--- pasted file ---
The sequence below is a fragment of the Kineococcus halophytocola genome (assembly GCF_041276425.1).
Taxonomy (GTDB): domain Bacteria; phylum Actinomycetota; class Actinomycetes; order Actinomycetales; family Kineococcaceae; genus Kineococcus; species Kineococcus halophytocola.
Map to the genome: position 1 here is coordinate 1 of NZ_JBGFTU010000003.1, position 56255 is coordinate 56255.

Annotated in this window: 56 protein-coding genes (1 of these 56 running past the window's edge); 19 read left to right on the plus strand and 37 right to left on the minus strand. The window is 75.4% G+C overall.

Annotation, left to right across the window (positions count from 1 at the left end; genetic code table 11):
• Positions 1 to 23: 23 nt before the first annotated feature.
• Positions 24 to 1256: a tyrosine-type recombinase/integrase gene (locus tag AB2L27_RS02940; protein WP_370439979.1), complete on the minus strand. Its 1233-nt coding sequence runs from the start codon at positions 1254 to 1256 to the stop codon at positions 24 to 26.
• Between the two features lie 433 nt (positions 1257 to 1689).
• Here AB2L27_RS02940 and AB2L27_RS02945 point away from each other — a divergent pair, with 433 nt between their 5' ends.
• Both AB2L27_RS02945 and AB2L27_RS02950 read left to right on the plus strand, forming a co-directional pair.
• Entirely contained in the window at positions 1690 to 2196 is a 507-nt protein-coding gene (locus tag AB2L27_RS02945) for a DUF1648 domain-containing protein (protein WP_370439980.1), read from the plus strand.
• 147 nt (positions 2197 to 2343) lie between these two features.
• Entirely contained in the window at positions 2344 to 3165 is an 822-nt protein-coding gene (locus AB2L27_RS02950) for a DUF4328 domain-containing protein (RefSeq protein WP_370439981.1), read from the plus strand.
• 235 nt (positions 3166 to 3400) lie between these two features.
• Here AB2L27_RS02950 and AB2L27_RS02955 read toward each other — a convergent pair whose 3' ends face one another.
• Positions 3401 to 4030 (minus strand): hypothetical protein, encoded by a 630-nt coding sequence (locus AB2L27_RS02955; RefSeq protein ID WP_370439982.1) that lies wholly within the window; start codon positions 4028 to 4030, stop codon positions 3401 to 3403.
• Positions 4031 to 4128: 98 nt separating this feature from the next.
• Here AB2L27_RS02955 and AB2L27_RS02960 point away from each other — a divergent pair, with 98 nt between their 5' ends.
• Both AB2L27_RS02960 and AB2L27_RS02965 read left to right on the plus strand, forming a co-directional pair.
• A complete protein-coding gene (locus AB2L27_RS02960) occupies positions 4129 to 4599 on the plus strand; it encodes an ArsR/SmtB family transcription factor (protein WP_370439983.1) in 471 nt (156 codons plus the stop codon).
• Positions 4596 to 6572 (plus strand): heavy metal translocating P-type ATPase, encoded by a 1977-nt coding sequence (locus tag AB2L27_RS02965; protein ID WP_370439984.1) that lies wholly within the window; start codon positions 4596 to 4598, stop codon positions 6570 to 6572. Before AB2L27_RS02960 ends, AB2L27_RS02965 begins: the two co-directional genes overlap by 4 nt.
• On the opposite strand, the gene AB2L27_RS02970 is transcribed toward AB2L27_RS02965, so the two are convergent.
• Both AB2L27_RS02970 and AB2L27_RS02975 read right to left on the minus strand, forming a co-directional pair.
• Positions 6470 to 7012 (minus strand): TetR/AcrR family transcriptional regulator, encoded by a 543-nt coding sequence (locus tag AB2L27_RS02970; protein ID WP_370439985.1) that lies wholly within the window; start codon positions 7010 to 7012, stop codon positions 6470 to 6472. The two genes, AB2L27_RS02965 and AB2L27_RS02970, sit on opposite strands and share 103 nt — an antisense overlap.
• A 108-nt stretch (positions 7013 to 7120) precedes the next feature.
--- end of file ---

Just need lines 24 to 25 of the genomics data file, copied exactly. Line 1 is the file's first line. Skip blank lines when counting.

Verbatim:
• Positions 6470 to 7012 (minus strand): TetR/AcrR family transcriptional regulator, encoded by a 543-nt coding sequence (locus tag AB2L27_RS02970; protein ID WP_370439985.1) that lies wholly within the window; start codon positions 7010 to 7012, stop codon positions 6470 to 6472. The two genes, AB2L27_RS02965 and AB2L27_RS02970, sit on opposite strands and share 103 nt — an antisense overlap.
• A 108-nt stretch (positions 7013 to 7120) precedes the next feature.